Feminist Hurt/Feminism Hurts

And: the histories that leave us fragile are often those that bring us to a feminist room. This is what I want to reflect on here. What are the implications for feminism that our points of entry are often sore points? How many of us became feminists because of experiences of violence? I cannot separate my feminist history from my experiences of violence. What a tangle. Messy.

A visit to the cereal café

Breakfast cereal is toasted, granulated defeat, sprinkled with sugar, riboflavin, and iron filings. It’s all already there for you, and you just pour milk on top. Breakfast cereal is enjoyed by children because children are too passive and stupid to make a real breakfast for themselves. Continue reading

Going off the Rails: Two Book Reviews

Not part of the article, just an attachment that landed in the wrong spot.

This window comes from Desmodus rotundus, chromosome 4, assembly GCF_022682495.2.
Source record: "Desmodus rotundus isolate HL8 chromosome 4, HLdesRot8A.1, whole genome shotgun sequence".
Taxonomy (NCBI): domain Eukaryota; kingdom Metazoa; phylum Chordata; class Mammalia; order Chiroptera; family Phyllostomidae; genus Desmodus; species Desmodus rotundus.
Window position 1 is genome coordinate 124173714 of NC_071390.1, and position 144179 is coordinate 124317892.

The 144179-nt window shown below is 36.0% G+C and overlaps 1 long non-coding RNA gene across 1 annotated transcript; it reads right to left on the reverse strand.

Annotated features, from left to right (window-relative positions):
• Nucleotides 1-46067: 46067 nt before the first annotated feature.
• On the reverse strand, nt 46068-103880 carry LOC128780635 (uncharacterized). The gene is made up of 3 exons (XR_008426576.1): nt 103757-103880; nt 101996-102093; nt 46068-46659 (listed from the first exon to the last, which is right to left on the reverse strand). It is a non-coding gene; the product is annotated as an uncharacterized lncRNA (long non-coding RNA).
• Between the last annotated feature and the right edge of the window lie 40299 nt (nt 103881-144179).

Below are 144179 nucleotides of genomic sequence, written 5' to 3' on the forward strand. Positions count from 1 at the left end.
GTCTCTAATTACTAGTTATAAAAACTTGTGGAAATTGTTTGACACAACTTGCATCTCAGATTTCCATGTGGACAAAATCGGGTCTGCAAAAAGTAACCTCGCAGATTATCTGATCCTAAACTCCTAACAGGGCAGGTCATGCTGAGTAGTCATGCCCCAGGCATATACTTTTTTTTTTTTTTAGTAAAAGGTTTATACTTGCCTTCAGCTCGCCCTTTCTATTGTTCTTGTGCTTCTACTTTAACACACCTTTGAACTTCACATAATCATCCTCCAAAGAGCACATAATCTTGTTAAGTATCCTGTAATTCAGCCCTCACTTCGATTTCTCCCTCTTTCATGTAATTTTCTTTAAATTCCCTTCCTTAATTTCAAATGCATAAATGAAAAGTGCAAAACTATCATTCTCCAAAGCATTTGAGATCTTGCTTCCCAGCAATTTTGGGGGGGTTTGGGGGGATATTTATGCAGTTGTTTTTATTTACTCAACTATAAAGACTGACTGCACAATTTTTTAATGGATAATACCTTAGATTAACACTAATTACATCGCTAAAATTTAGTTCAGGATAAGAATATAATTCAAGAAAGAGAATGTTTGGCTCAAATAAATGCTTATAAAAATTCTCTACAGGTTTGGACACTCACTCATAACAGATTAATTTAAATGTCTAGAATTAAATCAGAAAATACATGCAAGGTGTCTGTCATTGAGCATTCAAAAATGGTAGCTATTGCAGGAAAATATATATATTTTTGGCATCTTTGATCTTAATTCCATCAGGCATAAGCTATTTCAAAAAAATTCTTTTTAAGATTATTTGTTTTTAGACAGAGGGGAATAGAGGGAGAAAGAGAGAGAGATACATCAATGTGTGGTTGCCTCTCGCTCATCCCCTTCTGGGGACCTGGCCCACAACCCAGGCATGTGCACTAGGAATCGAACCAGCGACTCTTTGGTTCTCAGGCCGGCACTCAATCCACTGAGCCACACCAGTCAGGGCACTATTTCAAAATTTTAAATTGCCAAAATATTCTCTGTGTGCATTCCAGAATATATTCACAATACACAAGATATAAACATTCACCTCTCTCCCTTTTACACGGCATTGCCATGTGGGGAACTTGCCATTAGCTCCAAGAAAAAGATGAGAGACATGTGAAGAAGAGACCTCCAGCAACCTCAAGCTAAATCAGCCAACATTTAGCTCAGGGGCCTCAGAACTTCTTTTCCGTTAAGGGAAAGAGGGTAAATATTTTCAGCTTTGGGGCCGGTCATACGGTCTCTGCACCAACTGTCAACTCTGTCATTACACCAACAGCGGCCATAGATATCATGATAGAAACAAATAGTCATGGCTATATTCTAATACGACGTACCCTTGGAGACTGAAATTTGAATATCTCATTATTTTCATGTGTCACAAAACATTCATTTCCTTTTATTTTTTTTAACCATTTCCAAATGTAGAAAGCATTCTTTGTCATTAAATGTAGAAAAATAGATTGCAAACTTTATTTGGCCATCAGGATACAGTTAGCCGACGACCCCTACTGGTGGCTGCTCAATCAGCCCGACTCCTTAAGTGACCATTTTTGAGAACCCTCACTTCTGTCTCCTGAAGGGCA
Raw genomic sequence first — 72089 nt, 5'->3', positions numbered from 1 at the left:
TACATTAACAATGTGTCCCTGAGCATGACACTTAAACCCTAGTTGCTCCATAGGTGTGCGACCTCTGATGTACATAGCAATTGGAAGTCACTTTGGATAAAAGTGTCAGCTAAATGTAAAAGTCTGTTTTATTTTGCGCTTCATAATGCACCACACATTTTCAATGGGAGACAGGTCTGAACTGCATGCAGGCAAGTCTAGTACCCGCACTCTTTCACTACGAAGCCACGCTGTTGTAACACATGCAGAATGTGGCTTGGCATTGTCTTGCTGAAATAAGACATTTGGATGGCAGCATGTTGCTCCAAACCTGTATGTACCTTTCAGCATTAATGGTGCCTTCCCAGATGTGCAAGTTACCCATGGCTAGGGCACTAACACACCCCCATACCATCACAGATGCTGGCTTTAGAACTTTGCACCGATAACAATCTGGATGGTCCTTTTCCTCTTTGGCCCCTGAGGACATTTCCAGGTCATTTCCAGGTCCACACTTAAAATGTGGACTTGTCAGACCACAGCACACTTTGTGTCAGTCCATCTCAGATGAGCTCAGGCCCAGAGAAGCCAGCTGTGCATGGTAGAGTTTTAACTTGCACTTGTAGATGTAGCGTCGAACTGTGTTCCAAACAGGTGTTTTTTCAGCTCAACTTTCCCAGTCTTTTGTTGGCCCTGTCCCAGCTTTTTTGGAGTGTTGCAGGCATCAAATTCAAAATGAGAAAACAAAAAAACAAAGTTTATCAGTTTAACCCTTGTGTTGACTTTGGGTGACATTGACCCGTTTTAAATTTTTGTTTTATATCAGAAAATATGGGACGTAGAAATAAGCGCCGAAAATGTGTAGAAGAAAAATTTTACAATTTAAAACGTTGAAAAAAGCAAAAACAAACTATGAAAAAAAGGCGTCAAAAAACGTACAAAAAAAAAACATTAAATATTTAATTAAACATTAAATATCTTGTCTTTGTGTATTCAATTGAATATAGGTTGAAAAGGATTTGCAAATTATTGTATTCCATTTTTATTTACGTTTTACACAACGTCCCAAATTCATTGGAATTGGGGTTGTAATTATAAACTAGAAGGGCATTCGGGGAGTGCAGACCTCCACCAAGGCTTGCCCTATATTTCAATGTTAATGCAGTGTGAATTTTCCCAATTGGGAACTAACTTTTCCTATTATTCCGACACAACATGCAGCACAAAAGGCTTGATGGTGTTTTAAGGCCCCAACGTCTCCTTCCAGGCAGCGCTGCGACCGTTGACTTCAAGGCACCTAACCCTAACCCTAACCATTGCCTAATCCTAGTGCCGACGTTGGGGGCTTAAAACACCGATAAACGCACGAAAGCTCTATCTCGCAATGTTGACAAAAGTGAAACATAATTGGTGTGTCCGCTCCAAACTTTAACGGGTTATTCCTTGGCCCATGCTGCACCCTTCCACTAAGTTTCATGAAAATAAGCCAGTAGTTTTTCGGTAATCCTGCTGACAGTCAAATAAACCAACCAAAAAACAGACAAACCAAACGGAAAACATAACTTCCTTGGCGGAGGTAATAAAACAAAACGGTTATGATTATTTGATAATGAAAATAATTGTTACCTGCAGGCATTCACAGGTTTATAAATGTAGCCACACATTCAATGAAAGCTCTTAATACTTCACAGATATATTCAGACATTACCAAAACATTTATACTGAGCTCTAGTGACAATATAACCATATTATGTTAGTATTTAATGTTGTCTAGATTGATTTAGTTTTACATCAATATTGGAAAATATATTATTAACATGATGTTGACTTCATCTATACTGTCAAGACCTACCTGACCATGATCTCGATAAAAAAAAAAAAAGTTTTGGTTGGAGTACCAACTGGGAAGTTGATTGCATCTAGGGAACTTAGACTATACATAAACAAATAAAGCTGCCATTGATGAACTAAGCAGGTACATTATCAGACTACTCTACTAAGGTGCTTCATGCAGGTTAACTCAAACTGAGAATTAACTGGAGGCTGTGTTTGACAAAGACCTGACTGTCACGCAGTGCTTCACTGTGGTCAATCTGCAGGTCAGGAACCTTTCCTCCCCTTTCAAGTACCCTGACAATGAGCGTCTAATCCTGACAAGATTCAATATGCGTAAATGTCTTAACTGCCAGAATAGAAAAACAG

Part One of Two: Italian Ways, On and Off the Rails from Milan to Palermo and Stranger on a Train, Daydreaming and Smoking Around America.

cover_rail

My mind is a bad musician that cannot keep time. What next? It asks, what is there for you after this? who will you be, later? where will you move to next? I have what some people call ‘a curious mind’ and what people who know me call ‘incredibly annoying.’ Hand me a book and I will reel off four others that I need to truly burrow into the core. In class I struggle to harmonise my physical self and my mental self because it is hard to harmonise a formica tablet chair and the future. In fact, this blog is itself is a distraction from the important work of selfhood; this my biggest project from which I am perpetually procrastinating. I wasn’t always this way. This is the work depression did — this is what is leaves in its wake when it loosens the reigns a while — to save me from finding a mirror in the silence. Continue reading

Sunday Round-up 14/12/14

“Hunger, filth, fear and death”: remembering life before the NHS

Some historians have called the decade of my birth “the Roaring Twenties” but for most it was a long death rattle.

Dear White Protesters

Dear white protestors, this is NOT about you.